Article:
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|The blast-furnace and the puddling-furnace, the loup-lump at the
bottom of the melt at last, the rolling-mill, the stumpy
bars of pig-iron, the strong clean-shaped T-rail for rail-
|Oil-works, silk-works, white-lead-works, the sugar-house, steam-
saws, the great mills and factories,
|Stone-cutting, shapely trimmings for façades or window or door-
lintels, the mallet, the tooth-chisel, the jib to protect the
|The calking-iron, the kettle of boiling vault-cement, and the fire
under the kettle,
|The cotton-bale, the stevedore's hook, the saw and buck of the
sawyer, the mould of the moulder, the working-knife of
the butcher, the ice-saw, and all the work with ice,
|The work and tools of the rigger, grappler, sail-maker, block-
|Goods of gutta-percha, papier-maché, colors, brushes, brush-
making, glazier's implements,
|The veneer and glue-pot, the confectioner's ornaments, the
decanter and glasses, the shears and flat-iron,
|The awl and knee-strap, the pint measure and quart measure, the
counter and stool, the writing-pen of quill or metal, the
making of all sorts of edged tools,
|The brewery, brewing, the malt, the vats, every thing that is done
by brewers, wine-makers, vinegar-makers,
|Leather-dressing, coach-making, boiler-making, rope-twisting, dis-
tilling, sign-painting, lime-burning, cotton-picking, electro-
plating, electrotyping, stereotyping,
|Stave-machines, planing-machines, reaping-machines, ploughing-
machines, thrashing-machines, steam wagons,
|The cart of the carman, the omnibus, the ponderous dray,
|Pyrotechny, letting off color'd fireworks at night, fancy figures and
|Beef on the butcher's stall, the slaughter-house of the butcher, the
butcher in his killing-clothes,
|The pens of live pork, the killing-hammer, the hog-hook, the
scalder's tub, gutting, the cutter's cleaver, the packer's maul,
and the plenteous winterwork of pork-packing,
|Flour-works, grinding of wheat, rye, maize, rice, the barrels and
the half and quarter barrels, the loaded barges, the high
piles on wharves and levees,
|The men and the work of the men on ferries, railroads, coasters,
|The hourly routine of your own or any man's life, the shop, yard,
store, or factory,
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|These shows all near you by day and night—workman! whoever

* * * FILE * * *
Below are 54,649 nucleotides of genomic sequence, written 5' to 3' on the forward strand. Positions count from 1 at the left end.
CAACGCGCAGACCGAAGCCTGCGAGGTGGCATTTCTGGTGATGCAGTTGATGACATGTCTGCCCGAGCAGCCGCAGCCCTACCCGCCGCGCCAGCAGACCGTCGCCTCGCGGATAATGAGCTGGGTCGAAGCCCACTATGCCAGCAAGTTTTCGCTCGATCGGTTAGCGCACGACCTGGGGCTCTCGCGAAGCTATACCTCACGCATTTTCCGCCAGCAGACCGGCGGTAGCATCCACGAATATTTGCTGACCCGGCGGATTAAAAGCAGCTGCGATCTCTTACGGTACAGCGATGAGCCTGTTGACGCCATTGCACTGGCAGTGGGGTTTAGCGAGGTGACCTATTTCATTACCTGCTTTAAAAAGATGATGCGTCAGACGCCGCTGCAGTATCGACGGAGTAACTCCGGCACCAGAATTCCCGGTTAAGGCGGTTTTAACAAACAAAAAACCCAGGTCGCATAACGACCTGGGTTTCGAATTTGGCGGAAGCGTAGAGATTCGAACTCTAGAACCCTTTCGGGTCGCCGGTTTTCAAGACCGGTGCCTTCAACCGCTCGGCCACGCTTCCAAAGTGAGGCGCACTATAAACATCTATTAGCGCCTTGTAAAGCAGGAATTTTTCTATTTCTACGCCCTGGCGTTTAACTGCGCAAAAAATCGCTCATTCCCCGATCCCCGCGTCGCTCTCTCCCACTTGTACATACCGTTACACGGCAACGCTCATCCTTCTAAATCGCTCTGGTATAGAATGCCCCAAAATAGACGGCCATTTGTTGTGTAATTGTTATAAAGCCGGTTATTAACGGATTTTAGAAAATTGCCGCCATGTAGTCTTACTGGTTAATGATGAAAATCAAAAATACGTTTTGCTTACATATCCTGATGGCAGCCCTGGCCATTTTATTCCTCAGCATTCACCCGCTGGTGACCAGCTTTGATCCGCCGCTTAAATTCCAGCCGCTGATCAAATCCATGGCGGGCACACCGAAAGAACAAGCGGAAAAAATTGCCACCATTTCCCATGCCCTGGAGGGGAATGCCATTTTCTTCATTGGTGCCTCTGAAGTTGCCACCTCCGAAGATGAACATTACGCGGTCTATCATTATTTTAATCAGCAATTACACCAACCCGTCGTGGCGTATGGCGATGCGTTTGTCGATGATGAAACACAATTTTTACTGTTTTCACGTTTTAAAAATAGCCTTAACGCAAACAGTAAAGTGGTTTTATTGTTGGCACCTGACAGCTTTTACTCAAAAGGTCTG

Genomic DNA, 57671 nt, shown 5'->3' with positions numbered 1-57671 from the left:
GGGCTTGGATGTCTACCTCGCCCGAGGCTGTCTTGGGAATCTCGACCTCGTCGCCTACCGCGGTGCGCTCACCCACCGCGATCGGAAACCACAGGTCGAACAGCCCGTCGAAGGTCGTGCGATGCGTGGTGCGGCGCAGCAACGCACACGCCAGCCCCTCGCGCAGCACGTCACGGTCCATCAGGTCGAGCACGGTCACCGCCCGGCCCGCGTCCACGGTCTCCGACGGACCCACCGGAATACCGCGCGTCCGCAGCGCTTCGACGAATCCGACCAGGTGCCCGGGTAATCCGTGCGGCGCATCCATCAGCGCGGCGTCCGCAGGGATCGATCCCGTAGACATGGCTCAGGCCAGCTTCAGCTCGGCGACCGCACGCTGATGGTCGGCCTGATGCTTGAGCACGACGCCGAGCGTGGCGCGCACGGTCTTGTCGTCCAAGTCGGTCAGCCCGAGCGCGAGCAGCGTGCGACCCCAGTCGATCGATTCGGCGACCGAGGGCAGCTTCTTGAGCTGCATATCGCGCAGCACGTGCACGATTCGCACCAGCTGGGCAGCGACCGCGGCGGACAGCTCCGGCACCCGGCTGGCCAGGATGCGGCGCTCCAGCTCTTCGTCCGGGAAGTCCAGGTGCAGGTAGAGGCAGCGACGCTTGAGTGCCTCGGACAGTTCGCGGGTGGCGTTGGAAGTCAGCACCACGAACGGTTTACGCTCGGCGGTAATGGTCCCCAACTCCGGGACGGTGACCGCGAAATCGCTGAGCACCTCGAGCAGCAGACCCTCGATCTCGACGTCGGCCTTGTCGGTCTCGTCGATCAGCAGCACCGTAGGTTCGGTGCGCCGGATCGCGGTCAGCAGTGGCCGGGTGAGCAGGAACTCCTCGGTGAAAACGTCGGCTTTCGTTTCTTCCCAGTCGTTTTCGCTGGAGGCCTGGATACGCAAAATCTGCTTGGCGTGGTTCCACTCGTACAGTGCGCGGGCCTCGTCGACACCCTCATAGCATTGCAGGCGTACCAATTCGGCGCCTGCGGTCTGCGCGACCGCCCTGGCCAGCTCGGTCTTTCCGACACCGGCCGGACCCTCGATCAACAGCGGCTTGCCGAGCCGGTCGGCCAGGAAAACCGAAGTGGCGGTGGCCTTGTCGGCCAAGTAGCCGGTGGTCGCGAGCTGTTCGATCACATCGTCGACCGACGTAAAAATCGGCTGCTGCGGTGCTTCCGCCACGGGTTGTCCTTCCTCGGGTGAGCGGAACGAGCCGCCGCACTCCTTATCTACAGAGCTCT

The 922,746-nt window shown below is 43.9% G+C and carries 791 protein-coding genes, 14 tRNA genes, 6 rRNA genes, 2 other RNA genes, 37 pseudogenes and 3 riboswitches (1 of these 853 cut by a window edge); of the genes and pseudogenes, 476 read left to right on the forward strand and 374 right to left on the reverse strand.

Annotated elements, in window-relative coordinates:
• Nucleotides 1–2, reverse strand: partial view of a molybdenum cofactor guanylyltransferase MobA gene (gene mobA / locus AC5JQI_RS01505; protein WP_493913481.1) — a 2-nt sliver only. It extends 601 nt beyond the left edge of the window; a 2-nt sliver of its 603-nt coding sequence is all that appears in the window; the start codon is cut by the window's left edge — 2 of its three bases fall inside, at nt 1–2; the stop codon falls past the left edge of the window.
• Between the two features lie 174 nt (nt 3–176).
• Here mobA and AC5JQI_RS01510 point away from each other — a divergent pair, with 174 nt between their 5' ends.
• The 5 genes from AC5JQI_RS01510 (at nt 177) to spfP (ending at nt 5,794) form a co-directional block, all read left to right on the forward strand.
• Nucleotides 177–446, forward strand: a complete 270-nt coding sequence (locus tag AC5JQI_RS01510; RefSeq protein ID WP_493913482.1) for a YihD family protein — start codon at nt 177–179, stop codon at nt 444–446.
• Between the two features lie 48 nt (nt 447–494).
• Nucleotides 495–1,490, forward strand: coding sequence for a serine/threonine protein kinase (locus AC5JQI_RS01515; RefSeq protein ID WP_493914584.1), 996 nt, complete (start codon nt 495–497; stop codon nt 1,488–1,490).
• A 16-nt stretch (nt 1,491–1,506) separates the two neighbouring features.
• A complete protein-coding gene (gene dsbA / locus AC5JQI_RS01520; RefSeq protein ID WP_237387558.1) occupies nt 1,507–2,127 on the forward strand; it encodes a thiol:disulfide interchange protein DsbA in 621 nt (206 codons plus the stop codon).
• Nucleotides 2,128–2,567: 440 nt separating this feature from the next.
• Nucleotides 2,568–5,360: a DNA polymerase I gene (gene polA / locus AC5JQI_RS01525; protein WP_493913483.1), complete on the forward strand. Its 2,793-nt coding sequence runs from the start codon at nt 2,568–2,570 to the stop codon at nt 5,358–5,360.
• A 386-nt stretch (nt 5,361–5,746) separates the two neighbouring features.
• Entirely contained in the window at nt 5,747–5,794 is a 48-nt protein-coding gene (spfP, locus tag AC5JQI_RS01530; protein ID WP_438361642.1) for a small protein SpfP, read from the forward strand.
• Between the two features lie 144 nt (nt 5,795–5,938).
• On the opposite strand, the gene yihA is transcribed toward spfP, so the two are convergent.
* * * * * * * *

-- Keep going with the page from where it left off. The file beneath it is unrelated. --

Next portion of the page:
you are, your daily life!
|In that and them the heft of the heaviest—in that and them far
more than you estimated, (and far less also,)
|In them realities for you and me, in them poems for you and me,
|In them, not yourself—you and your soul enclose all things, re-
gardless of estimation,
|In them the development good—in them all themes, hints, possi-
|I do not affirm that what you see beyond is futile, I do not advise
you to stop,
|I do not say leadings you thought great are not great,
|But I say that none lead to greater than these lead to.
|Will you seek afar off? you surely come back at last,
|In things best known to you finding the best, or as good as the
|In folks nearest to you finding the sweetest, strongest, lovingest,
|Happiness, knowledge, not in another place but this place, not for
another hour but this hour,
|Man in the first you see or touch, always in friend, brother,
nighest neighbor—woman in mother, sister, wife,
|The popular tastes and employments taking precedence in poems
|You workwomen and workmen of these States having your own
divine and strong life,
|And all else giving place to men and women like you.
|When the psalm sings instead of the singer,
|When the script preaches instead of the preacher,
|When the pulpit descends and goes instead of the carver that
carved the supporting desk,
|When I can touch the body of books by night or by day, and
when they touch my body back again,
|When a university course convinces like a slumbering woman and
|When the minted gold in the vault smiles like the night-watchman's
|When warrantee deeds loafe in chairs opposite and are my friendly
|I intend to reach them my hand, and make as much of them as
I do of men and women like you.